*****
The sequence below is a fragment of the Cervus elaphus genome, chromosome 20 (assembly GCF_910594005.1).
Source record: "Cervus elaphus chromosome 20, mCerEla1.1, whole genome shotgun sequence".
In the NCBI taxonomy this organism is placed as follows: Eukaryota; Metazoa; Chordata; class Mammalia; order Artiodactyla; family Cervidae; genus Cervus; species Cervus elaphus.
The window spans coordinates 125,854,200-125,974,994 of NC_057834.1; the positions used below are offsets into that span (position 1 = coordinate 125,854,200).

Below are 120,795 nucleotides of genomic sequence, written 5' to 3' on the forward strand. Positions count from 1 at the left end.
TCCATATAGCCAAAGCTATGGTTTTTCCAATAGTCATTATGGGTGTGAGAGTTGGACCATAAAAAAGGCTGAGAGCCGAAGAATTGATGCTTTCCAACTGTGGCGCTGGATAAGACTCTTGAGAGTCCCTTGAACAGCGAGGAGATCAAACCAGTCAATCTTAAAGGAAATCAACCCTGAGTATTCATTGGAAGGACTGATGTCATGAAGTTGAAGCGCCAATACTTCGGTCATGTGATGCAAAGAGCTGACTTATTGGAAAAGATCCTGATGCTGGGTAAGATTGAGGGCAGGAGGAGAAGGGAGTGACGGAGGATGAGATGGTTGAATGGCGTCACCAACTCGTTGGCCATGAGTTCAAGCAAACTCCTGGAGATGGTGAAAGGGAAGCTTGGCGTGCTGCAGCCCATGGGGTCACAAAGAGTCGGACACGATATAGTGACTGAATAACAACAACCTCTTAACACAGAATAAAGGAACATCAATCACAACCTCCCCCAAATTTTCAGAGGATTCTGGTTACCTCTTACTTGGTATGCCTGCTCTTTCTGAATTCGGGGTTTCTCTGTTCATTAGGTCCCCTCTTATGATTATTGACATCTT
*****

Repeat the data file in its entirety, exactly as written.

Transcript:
The sequence below is a fragment of the Cervus elaphus genome, chromosome 20 (assembly GCF_910594005.1).
Source record: "Cervus elaphus chromosome 20, mCerEla1.1, whole genome shotgun sequence".
In the NCBI taxonomy this organism is placed as follows: Eukaryota; Metazoa; Chordata; class Mammalia; order Artiodactyla; family Cervidae; genus Cervus; species Cervus elaphus.
The window spans coordinates 125,854,200-125,974,994 of NC_057834.1; the positions used below are offsets into that span (position 1 = coordinate 125,854,200).

Below are 120,795 nucleotides of genomic sequence, written 5' to 3' on the forward strand. Positions count from 1 at the left end.
TCCATATAGCCAAAGCTATGGTTTTTCCAATAGTCATTATGGGTGTGAGAGTTGGACCATAAAAAAGGCTGAGAGCCGAAGAATTGATGCTTTCCAACTGTGGCGCTGGATAAGACTCTTGAGAGTCCCTTGAACAGCGAGGAGATCAAACCAGTCAATCTTAAAGGAAATCAACCCTGAGTATTCATTGGAAGGACTGATGTCATGAAGTTGAAGCGCCAATACTTCGGTCATGTGATGCAAAGAGCTGACTTATTGGAAAAGATCCTGATGCTGGGTAAGATTGAGGGCAGGAGGAGAAGGGAGTGACGGAGGATGAGATGGTTGAATGGCGTCACCAACTCGTTGGCCATGAGTTCAAGCAAACTCCTGGAGATGGTGAAAGGGAAGCTTGGCGTGCTGCAGCCCATGGGGTCACAAAGAGTCGGACACGATATAGTGACTGAATAACAACAACCTCTTAACACAGAATAAAGGAACATCAATCACAACCTCCCCCAAATTTTCAGAGGATTCTGGTTACCTCTTACTTGGTATGCCTGCTCTTTCTGAATTCGGGGTTTCTCTGTTCATTAGGTCCCCTCTTATGATTATTGACATCTT